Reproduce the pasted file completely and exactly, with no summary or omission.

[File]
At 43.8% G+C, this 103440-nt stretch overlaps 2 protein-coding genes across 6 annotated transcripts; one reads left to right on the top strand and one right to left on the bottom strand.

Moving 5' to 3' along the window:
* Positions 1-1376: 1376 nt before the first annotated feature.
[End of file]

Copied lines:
At 43.8% G+C, this 103440-nt stretch overlaps 2 protein-coding genes across 6 annotated transcripts; one reads left to right on the top strand and one right to left on the bottom strand.

Moving 5' to 3' along the window:
* Positions 1-1376: 1376 nt before the first annotated feature.